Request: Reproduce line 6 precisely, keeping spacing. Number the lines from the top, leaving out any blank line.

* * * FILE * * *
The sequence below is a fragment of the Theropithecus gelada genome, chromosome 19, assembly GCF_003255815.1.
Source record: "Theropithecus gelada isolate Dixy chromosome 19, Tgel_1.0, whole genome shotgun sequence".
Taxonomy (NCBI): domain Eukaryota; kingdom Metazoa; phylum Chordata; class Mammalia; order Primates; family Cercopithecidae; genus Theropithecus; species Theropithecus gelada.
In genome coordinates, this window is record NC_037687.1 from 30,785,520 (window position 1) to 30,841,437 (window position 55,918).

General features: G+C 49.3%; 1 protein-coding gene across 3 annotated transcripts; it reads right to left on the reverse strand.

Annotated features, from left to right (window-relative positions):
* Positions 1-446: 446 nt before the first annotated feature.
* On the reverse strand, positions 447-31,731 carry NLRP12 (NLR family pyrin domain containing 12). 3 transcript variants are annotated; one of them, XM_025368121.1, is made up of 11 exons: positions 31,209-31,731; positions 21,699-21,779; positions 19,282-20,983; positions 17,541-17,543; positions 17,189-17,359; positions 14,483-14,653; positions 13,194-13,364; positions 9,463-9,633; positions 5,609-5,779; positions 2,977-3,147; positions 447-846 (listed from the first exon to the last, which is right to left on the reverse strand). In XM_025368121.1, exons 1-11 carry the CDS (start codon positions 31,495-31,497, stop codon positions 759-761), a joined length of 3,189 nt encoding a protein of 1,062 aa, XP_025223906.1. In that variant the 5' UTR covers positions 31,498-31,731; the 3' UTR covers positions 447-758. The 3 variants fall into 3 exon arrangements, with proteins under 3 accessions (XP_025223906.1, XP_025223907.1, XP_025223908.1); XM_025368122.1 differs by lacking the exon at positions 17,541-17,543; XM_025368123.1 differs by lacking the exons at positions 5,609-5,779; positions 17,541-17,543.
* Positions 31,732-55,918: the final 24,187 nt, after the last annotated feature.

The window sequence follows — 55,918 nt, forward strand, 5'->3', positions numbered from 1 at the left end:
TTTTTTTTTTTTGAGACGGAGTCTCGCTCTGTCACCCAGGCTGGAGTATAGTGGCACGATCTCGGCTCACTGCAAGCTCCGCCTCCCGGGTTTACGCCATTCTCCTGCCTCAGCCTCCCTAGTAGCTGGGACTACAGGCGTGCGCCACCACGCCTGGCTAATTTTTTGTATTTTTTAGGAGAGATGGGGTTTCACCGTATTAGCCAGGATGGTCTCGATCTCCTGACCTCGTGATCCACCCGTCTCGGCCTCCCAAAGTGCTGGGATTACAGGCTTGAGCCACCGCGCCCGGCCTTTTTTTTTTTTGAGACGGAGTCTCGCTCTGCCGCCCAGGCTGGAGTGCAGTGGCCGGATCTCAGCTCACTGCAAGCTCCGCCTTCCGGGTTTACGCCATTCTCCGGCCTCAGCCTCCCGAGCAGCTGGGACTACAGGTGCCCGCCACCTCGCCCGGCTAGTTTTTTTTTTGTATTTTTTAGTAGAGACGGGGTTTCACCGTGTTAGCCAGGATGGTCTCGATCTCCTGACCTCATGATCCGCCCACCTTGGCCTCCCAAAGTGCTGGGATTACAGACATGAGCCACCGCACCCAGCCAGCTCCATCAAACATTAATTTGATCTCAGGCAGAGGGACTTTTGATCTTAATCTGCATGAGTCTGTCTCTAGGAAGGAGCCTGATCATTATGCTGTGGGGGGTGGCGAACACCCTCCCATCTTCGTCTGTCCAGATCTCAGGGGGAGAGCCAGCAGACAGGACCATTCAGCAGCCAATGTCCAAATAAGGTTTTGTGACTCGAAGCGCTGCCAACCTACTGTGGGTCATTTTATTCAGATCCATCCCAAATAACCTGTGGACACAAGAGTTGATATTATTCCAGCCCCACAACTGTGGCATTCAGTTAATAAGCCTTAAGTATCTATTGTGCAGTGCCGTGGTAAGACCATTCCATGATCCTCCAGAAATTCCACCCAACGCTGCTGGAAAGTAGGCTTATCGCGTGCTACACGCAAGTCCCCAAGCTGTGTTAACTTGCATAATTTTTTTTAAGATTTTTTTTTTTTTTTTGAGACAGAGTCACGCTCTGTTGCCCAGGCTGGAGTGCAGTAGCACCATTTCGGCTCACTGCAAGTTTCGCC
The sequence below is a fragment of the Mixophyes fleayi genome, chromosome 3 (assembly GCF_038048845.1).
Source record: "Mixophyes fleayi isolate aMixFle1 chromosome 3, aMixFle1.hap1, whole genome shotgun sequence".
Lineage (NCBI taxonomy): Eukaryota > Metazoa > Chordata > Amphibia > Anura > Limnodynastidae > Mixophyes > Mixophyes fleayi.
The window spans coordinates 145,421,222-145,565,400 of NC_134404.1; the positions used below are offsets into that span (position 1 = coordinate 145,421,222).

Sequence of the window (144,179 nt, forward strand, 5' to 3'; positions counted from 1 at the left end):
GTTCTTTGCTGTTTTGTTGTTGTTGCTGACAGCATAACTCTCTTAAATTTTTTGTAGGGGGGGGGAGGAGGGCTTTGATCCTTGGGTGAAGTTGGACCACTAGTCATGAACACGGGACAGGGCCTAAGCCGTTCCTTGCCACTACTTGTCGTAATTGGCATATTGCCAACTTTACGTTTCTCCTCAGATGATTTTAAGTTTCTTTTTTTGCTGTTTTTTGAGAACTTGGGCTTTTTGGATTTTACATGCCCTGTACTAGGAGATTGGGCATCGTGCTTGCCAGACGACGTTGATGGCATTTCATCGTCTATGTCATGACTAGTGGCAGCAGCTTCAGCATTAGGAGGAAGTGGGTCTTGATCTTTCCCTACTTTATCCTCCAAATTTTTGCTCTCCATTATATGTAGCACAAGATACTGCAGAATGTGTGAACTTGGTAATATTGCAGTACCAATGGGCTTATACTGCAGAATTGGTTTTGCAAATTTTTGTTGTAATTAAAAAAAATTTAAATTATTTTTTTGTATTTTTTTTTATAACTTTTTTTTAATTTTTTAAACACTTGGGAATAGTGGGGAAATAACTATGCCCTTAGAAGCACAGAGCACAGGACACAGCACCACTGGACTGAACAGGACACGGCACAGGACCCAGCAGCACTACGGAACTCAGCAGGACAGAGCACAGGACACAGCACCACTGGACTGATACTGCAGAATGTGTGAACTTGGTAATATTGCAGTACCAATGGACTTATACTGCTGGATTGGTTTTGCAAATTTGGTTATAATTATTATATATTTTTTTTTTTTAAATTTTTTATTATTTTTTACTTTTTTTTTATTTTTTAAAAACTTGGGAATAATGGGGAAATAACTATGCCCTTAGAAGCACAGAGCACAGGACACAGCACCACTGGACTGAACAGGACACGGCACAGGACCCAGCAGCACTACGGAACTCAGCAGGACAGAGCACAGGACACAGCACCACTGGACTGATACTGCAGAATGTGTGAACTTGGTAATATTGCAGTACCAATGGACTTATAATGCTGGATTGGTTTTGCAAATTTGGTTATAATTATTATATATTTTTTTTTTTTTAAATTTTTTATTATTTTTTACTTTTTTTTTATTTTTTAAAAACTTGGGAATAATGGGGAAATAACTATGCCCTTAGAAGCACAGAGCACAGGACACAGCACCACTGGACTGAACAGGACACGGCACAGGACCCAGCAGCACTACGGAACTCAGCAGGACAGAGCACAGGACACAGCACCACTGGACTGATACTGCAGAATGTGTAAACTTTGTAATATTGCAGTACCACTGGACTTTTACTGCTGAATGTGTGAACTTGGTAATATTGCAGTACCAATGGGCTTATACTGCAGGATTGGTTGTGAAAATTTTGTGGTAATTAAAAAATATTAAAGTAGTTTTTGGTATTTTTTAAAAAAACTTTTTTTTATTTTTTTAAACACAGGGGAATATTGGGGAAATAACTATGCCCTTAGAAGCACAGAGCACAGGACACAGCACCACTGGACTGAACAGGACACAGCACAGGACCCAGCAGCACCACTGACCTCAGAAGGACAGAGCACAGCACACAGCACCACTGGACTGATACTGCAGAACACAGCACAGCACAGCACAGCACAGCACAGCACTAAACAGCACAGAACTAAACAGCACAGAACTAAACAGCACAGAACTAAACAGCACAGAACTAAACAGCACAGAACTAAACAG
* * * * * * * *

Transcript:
Annotated features, from left to right (window-relative positions):